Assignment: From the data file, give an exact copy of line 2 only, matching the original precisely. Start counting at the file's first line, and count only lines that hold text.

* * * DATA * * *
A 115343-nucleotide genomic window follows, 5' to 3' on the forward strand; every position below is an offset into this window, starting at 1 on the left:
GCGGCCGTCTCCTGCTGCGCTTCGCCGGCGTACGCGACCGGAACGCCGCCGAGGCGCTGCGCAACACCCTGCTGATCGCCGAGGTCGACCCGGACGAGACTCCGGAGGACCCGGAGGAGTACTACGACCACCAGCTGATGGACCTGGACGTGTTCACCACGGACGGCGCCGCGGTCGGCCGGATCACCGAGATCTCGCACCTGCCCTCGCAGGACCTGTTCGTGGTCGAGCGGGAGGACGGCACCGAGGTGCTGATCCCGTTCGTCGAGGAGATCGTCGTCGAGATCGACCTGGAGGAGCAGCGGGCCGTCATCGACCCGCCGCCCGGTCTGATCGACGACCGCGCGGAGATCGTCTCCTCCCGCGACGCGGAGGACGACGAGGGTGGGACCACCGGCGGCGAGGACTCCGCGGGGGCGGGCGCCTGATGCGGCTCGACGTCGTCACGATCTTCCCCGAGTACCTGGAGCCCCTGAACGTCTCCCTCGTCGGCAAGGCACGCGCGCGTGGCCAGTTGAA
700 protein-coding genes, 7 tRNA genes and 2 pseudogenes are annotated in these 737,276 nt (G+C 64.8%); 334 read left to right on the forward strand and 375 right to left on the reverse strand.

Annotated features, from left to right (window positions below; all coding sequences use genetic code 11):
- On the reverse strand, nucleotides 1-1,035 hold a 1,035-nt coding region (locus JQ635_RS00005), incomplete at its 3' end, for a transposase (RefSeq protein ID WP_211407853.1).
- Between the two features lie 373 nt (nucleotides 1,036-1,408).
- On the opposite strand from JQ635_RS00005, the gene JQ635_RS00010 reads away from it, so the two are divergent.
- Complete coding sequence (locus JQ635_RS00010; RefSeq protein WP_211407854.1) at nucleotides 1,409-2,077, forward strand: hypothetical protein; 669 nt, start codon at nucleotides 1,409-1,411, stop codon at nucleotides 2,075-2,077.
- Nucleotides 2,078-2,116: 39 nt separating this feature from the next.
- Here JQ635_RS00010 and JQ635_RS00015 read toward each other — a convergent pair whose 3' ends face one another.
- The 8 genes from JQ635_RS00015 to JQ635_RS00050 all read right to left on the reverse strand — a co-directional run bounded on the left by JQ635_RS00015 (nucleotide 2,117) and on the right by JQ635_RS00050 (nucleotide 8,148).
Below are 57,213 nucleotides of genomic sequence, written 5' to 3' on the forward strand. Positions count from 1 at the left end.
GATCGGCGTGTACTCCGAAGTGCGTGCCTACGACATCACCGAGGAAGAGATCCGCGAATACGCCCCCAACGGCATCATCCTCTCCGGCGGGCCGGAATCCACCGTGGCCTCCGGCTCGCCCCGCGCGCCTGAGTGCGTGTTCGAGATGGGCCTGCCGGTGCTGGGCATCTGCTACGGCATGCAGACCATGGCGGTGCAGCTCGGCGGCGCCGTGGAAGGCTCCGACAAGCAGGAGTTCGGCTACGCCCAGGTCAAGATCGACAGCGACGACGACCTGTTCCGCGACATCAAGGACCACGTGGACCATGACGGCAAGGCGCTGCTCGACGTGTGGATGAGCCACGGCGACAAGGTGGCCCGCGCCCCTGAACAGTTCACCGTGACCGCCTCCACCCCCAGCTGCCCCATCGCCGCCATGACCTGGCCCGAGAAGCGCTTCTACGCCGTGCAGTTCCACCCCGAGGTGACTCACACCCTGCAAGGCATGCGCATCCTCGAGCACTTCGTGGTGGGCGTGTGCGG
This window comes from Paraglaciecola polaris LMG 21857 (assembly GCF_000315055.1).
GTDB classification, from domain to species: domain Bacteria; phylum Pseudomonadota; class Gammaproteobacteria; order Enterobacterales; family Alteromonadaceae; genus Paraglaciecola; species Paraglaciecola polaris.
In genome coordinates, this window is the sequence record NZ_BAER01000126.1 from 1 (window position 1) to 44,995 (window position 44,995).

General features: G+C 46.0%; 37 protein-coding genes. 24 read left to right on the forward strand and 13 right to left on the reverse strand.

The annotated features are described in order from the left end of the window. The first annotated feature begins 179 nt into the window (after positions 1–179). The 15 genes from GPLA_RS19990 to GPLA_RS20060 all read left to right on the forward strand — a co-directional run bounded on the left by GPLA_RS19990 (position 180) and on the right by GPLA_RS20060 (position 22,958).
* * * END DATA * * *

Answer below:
GCGGCCGTCTCCTGCTGCGCTTCGCCGGCGTACGCGACCGGAACGCCGCCGAGGCGCTGCGCAACACCCTGCTGATCGCCGAGGTCGACCCGGACGAGACTCCGGAGGACCCGGAGGAGTACTACGACCACCAGCTGATGGACCTGGACGTGTTCACCACGGACGGCGCCGCGGTCGGCCGGATCACCGAGATCTCGCACCTGCCCTCGCAGGACCTGTTCGTGGTCGAGCGGGAGGACGGCACCGAGGTGCTGATCCCGTTCGTCGAGGAGATCGTCGTCGAGATCGACCTGGAGGAGCAGCGGGCCGTCATCGACCCGCCGCCCGGTCTGATCGACGACCGCGCGGAGATCGTCTCCTCCCGCGACGCGGAGGACGACGAGGGTGGGACCACCGGCGGCGAGGACTCCGCGGGGGCGGGCGCCTGATGCGGCTCGACGTCGTCACGATCTTCCCCGAGTACCTGGAGCCCCTGAACGTCTCCCTCGTCGGCAAGGCACGCGCGCGTGGCCAGTTGAA